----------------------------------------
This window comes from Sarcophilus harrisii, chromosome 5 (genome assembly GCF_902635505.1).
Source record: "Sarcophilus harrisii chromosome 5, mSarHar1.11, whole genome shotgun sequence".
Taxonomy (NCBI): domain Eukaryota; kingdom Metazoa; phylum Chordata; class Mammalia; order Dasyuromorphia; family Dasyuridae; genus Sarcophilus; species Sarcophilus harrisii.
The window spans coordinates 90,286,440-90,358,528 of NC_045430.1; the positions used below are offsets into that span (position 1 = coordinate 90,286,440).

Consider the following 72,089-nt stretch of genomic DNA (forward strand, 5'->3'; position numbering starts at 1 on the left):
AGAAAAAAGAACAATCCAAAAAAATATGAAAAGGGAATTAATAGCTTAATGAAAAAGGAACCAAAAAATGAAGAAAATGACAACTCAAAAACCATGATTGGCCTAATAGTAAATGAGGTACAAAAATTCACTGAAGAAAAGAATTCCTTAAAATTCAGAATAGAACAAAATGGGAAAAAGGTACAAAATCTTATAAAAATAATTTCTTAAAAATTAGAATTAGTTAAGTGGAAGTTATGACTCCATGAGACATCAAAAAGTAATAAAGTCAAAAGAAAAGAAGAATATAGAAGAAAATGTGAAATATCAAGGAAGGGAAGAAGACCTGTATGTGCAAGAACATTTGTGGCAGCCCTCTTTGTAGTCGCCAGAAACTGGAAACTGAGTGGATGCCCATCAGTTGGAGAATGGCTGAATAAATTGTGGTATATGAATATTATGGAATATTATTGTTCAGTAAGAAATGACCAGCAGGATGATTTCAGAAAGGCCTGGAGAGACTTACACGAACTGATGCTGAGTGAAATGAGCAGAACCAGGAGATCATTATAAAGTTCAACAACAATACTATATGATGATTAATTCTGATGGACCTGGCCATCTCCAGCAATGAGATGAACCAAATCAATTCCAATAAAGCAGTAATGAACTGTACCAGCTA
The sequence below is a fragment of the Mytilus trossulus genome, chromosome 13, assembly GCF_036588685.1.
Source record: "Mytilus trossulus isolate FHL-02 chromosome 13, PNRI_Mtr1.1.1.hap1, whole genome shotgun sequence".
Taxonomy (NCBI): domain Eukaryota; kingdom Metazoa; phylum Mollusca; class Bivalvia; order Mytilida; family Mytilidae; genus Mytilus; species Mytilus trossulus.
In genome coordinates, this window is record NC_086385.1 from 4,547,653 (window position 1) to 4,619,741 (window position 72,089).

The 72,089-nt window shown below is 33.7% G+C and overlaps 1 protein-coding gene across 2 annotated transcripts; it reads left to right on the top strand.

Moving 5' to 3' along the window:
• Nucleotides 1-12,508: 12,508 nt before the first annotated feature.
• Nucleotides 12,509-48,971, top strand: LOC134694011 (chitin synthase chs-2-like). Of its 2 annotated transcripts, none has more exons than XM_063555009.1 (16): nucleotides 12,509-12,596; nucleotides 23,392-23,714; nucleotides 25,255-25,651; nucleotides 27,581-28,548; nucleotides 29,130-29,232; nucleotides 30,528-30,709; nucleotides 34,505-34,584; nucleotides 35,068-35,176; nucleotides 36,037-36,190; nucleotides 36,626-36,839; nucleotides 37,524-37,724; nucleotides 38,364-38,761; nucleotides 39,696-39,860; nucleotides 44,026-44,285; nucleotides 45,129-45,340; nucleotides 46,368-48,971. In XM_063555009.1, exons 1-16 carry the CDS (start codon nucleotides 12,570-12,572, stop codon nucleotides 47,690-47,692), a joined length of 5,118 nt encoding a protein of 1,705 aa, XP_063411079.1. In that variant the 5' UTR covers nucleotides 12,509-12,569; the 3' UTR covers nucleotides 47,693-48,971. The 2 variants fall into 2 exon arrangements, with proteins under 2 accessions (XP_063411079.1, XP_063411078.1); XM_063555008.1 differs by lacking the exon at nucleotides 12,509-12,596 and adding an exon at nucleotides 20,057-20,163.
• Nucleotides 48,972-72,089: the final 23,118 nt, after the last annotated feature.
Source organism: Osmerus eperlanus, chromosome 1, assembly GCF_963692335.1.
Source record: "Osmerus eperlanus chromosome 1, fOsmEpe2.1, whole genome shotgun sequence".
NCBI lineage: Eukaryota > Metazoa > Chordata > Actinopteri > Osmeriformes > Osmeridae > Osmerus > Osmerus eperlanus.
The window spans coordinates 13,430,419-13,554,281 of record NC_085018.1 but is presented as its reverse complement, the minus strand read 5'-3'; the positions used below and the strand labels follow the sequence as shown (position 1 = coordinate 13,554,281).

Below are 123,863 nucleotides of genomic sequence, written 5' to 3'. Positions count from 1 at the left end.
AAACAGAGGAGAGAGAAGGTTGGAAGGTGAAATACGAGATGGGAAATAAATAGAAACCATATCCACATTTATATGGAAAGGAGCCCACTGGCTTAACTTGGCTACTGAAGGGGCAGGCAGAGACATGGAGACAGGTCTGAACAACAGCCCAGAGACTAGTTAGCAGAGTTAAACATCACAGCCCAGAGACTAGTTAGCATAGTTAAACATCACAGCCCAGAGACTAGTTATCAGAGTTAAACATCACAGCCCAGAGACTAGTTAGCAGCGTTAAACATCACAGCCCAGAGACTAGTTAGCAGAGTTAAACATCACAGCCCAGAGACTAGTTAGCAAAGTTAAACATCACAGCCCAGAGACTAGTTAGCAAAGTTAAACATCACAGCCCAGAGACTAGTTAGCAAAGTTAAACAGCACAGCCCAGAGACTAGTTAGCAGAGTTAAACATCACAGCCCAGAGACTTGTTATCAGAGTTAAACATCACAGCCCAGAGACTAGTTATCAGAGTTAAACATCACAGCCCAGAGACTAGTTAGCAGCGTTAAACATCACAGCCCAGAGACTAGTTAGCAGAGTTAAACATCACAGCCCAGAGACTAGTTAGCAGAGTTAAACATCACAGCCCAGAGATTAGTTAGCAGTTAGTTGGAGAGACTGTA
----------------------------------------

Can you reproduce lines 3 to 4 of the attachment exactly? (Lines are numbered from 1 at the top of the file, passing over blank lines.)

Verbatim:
Taxonomy (NCBI): domain Eukaryota; kingdom Metazoa; phylum Chordata; class Mammalia; order Dasyuromorphia; family Dasyuridae; genus Sarcophilus; species Sarcophilus harrisii.
The window spans coordinates 90,286,440-90,358,528 of NC_045430.1; the positions used below are offsets into that span (position 1 = coordinate 90,286,440).